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India's Green New Deal Making Progress, but Low-Carbon Path is Steep

India beginning to show that pitting climate and development objectives against each other is a false choice

by Manish Bapna,

Nov 29, 2010

India’s climate, population density, and nonelectrified rural areas together provide ideal conditions for deploying solar-power solutions on a grand scale. In recognition of this potential, the National Solar Mission initiative lays the foundation for a clean-energy future. Its stated aim is to achieve 20 gigawatts of solar power by 2022, mostly via large photovoltaic (PV) and solar thermal power plants as well as rooftop PV systems. Other goals include replacing the use of kerosene lamps in rural areas with 20 million solar lighting systems, establishing a solar research center, and incentivizing PV manufacturing and skills training to boost the fledgling domestic solar industry. Several Indian states, including Andhra Pradesh, Gujarat, and Haryana, have also taken action by instituting statewide renewable portfolio standards (RPSs). India is expected to establish a national RPS this year, mandating that utilities get a certain amount of their energy supply from limitless natural resources such as solar and wind. Again, with this policy, India would leapfrog ahead of the United States, a country that has long debated, but so far failed to implement, such a market-transforming lever.

The Indian government proved to skeptics that these are not just paper commitments when it allocated financing for the solar mission in the 2010–2011 national budget as part of a 61 percent budget increase for the Ministry of New and Renewable Energy. Moreover, the budget introduced another bold initiative: a 50 rupee (approximately $1) tax on every ton of domestic and imported coal. The tax will capitalize a new National Clean Energy Fund that will help support solar technology development.

However, it will take a lot of money to attain the ambitious goals contained in the Solar Mission. Indian NGOs are already raising tough questions, for example, about how to ensure that solar subsidies focus sufficiently on the poor, especially those living without electricity. And beyond that is a wider question: to what extent can clean energy be prioritized in a nation where much of the population still lacks clean water, sanitation, and access to basic education and health care?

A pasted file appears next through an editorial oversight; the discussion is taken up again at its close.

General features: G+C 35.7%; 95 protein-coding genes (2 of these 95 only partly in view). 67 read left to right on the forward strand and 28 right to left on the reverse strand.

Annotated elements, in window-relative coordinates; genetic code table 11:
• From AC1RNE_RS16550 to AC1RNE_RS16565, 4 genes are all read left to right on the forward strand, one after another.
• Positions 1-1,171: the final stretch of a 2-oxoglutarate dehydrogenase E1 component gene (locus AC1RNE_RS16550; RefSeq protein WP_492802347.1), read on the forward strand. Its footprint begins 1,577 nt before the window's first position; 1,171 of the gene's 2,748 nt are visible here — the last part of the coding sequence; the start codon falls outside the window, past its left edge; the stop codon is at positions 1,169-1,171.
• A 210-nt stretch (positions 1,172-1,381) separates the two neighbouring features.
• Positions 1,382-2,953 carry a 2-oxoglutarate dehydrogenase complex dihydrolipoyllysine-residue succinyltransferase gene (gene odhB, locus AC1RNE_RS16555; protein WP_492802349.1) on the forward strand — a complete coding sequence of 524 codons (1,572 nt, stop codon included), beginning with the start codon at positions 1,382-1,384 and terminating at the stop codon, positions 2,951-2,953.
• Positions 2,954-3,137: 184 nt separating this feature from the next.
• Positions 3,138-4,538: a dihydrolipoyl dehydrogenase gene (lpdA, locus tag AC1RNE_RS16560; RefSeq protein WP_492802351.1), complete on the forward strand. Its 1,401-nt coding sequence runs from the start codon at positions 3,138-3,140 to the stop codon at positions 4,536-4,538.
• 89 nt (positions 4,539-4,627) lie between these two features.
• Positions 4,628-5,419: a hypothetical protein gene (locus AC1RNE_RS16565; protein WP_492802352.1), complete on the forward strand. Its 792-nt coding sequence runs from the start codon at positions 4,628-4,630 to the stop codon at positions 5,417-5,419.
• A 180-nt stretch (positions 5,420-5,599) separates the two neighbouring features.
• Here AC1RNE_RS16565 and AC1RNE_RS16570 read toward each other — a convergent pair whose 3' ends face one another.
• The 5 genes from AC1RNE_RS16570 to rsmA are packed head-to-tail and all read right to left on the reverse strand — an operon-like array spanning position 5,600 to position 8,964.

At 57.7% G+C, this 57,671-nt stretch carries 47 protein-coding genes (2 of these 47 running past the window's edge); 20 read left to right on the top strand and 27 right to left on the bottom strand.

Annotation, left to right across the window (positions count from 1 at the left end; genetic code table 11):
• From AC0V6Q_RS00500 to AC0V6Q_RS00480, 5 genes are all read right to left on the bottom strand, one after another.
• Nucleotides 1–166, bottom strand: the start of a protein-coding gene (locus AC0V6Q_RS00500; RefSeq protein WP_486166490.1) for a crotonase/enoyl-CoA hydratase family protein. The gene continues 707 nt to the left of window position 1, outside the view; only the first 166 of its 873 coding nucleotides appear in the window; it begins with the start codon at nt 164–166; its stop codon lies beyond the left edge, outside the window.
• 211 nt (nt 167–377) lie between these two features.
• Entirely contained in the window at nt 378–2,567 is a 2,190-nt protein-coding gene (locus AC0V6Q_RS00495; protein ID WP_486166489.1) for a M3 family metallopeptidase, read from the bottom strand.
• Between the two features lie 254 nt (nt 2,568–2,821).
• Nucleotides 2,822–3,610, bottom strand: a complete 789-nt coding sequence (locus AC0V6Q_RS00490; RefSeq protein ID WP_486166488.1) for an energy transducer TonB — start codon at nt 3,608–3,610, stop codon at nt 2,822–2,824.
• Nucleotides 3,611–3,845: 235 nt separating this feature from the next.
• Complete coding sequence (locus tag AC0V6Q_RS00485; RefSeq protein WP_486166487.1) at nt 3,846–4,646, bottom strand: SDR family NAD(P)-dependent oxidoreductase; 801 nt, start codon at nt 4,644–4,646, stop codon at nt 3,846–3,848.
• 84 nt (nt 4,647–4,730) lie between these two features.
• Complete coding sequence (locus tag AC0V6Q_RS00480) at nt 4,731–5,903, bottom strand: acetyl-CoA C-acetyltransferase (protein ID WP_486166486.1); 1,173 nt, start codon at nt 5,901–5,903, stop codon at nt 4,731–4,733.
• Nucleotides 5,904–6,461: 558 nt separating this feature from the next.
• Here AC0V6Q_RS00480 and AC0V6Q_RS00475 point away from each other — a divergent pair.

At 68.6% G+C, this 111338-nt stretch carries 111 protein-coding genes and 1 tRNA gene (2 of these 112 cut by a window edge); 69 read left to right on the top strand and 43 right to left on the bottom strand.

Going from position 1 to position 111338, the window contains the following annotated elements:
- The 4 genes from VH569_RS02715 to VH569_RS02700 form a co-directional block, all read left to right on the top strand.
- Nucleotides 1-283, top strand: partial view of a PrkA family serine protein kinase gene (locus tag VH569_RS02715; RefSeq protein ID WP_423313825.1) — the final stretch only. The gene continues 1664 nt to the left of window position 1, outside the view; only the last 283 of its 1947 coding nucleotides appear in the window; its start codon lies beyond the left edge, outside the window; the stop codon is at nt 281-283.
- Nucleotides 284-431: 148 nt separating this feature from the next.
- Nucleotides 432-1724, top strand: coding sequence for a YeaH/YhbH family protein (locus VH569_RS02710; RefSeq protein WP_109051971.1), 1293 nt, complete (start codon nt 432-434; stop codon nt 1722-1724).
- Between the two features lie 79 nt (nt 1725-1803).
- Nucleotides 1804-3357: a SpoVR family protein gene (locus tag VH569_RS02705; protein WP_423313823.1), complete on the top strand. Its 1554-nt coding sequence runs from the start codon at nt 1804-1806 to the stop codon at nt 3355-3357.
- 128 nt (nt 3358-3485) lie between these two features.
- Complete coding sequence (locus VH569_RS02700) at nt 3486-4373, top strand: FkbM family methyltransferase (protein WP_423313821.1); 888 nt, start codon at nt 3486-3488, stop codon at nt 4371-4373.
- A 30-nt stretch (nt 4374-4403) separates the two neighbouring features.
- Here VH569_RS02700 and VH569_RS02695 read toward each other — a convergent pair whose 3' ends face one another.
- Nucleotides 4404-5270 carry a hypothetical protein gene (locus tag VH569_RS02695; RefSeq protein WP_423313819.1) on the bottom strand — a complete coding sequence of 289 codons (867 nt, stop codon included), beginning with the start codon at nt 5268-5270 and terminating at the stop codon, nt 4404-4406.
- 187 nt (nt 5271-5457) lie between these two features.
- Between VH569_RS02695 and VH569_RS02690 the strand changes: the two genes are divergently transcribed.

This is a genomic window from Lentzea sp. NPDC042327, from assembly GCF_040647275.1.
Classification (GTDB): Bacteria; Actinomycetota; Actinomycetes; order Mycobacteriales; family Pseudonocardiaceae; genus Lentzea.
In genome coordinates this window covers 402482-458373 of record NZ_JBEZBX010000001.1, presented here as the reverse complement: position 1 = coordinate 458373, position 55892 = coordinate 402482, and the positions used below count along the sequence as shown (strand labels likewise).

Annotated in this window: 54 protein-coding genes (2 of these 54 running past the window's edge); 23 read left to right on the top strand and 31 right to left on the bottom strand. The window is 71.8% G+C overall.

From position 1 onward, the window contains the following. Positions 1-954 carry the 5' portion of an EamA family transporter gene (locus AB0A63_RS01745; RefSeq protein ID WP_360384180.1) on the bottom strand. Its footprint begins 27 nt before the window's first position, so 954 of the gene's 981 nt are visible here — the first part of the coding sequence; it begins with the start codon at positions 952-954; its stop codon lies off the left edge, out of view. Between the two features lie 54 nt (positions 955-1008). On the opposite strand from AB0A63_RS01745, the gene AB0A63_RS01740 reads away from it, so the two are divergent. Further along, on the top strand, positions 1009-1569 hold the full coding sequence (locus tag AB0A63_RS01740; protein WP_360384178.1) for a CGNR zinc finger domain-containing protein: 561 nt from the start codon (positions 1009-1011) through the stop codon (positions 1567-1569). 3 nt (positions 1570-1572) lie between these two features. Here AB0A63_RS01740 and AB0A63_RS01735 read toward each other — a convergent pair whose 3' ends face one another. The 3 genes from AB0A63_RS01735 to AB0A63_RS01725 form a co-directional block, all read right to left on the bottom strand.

A Steep Mountain to Climb

While the roadmap Delhi has adopted is impressive, I am not arguing that the agenda described above will alone transform India in short order into a low-carbon economy. It won’t. Nor would I argue that it will significantly reduce India’s poverty levels and its greenhouse gas emissions overnight. It can’t.

It is daunting to think of the sheer costs, the technological know-how, and the hardware that will be required to scale up these solutions to a level where they can truly transform India’s society and economy. Despite Delhi’s policy leadership, experience also highlights the mixed execution capabilities of the Indian government.

There are several key barriers that India must overcome to translate its paradigm shift in climate politics into an on-the-ground shift to a clean-energy economy. First, costs. Not all investments in clean energy and efficiency are win-win. In a country where more people than the entire U.S. population survive on less than a dollar a day, pouring billions into building a future low-carbon economy will be a tough sell. Second, governance. Indian government at all levels is often plagued by mismanagement, corruption, and stifling bureaucracy, making the rollout of complex policies and programs an uphill struggle. Third, technological barriers. In the power sector, the current grid is antiquated and suffers from frequent electricity losses. Electricity tariffs rarely follow a rational pricing scheme. And while the renewables sector is growing, fossil fuels will continue to dominate India’s energy supply for decades, requiring expensive investment in additional alternatives such as carbon capture and storage (CCS) to help hold down greenhouse gas emissions.

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